The Curse of Storage

The Curse of Storage

Our ever-growing collections of information and objects can lead to thoroughly modern crises that echo the past. Commentary by Momus.

I’ve been thinking about the parallel between object storage and information storage — apartments and computers — ever since visiting an interesting exhibition at London’s Barbican last month.

Future City looks at experiment and utopia in architecture over the last 50 years. I was particularly impressed by a quote from Japanese metabolist architect Kiyonori Kikutake. “A Japanese room is determined by information,” Kikutake was quoted as saying, “whereas a Western room relies on objects.”

I thought immediately of Kyoichi Tsuzuki’s photographs of Tokyo apartments. These tiny places (I lived in one myself for a year) tend to consist of an empty living space — typically a tatami-covered floor — surrounded by densely packed information-storage systems.

The information “saved” to these spaces might be clothes, records, knickknacks, magazines, toys — the obsessively collected, meticulously arranged, somewhat pointless “hard copy” of countless shopping trips. The tatami-and-futon floor space, meanwhile, is where processing happens.

There, the room’s occupant does his living, eating, loving, sleeping, thinking. This is the room’s RAM, its processor, where the present moment is all. Here the timeline of human attention scans through a book, a manga, a magazine or website, one page at a time.

Never one to pass up an opportunity to think of my lifestyle as Japanese rather than Western, I decided there and then to create a “Japanese” apartment in Berlin, a place devoted to information and the storage of information. My new apartment, after all, was on the small side. I’d have to resort to Japanese tricks and a Japanese sensibility to make it work. I had in mind not just Tsuzuki’s photographs of stashed Tokyo pads, but also a lovely book I have (it’s in a box somewhere) of photographs of Japanese writers’ rooms.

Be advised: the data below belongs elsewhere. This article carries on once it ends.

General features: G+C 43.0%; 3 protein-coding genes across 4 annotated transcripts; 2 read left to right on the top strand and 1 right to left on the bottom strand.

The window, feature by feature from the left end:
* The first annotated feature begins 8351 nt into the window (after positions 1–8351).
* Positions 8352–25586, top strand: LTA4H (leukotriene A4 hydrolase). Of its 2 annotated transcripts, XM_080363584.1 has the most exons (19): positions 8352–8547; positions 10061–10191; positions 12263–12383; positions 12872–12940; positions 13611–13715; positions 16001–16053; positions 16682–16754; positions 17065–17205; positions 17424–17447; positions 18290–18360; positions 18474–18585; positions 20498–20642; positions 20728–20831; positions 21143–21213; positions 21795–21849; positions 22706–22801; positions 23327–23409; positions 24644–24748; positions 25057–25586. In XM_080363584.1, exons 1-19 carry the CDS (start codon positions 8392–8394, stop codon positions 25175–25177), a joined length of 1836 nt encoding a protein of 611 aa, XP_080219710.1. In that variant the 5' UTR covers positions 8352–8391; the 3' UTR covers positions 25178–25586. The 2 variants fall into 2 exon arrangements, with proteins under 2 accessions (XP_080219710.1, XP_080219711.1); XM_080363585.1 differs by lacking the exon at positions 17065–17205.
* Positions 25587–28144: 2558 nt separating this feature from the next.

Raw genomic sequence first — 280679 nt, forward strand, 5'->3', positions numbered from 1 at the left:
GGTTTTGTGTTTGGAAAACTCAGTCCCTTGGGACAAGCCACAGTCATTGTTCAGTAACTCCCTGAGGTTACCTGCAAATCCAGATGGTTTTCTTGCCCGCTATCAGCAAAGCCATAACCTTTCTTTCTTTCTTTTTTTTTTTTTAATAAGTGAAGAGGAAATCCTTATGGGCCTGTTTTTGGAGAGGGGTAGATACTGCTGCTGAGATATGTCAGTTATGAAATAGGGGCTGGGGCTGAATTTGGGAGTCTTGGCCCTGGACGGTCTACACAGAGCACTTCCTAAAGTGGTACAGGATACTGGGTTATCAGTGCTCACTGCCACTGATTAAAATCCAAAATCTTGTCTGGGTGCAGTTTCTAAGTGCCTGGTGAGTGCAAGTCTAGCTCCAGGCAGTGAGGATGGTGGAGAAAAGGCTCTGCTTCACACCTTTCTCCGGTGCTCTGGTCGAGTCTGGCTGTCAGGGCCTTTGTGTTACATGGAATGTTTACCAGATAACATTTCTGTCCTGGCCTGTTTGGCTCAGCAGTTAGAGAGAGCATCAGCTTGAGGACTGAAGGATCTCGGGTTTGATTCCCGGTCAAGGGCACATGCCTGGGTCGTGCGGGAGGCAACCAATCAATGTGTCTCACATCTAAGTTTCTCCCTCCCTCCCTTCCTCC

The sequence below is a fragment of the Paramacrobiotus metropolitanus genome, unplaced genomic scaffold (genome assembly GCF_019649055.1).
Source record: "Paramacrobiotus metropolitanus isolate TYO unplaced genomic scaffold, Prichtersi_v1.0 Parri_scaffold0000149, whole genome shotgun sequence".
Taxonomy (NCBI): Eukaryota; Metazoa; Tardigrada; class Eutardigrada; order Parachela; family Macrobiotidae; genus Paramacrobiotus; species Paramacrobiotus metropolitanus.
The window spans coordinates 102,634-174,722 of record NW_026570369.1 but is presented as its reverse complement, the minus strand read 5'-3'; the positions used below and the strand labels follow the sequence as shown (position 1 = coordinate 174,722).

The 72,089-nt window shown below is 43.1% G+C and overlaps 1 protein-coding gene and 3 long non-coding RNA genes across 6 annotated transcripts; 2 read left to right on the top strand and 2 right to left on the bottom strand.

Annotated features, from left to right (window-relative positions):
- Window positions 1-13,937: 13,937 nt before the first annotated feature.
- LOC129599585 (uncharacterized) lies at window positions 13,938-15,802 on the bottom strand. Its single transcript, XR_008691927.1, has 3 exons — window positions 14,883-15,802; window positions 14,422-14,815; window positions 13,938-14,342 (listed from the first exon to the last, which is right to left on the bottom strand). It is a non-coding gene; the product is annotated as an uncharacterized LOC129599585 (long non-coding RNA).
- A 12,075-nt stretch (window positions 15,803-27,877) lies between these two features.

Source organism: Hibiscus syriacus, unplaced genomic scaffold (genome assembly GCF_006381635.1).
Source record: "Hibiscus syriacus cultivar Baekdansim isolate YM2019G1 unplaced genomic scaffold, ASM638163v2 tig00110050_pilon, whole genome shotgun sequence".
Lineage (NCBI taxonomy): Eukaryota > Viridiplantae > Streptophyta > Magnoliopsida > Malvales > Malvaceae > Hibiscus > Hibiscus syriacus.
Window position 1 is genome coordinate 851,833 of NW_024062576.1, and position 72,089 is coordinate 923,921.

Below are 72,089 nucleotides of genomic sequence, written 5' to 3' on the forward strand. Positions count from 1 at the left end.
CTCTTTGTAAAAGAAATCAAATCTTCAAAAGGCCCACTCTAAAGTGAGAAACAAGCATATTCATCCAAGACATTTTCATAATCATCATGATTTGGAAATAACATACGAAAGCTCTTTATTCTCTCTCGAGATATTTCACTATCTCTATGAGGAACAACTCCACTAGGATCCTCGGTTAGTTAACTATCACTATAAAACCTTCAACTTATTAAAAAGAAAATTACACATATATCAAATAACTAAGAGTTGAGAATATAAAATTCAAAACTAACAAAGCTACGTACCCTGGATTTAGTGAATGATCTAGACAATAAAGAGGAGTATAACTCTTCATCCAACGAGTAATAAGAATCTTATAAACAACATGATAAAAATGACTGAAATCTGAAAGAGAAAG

Continue reading “The Curse of Storage”

Blockwriter +

Blockwriter +

Alternate title: How to turn your computer into a manual typewriter. 

As we all know, the surfeit of distractions available on a personal computer these days can make it exceedingly easy to get nothing done. There’s the constant haranguing of emails, the intrusions of instant messaging, and the endless nagging of countless other attention-hungry applications and utilities.

In looking for ways to defuse this, I noticed a few years ago that some serious writers, at least in the early drafting stages of their work, were turning to manual typewriters as a method of sidestepping all of those distractions. It’s a great solution: what better way to thwart a computer than to step away from it completely? There’s no email to check on a typewriter, no beeps and pop-up reminders from other applications, and no access whatsoever to the Internet and its tantalizing abundance of productivity-killing diversions.

What’s more, a manual typewriter is a powerful antidote to authorial dawdling, that propensity to continually re-edit a sentence or a paragraph — thereby imparting the feeling of working without really working — instead of continuing to write new sentences or paragraphs instead. Unlike word processors or even the simplest text editors, manual typewriters don’t allow you to easily re-edit, insert and revise a sentence once it’s been committed to paper. This makes for an entirely different writing experience: the ideas come first, and the act of finessing them, of word-smithing, comes after all the ideas have been set to paper.

Why Hardware When Software Will Do?

At some point, it occurred to me that it really shouldn’t be necessary to purchase another piece of hardware to accomplish the same things that writers look to manual typewriters for: the ability to focus without distractions, and the ability to work in a mode that disallows excessive editing and encourages continued writing.

Neither of those things are beyond the capability of software, so why not just write software that does those things? I almost don’t have to write any more in this blog post and most readers will get the entirety of my concept: build an application that functions almost exactly like a typewriter.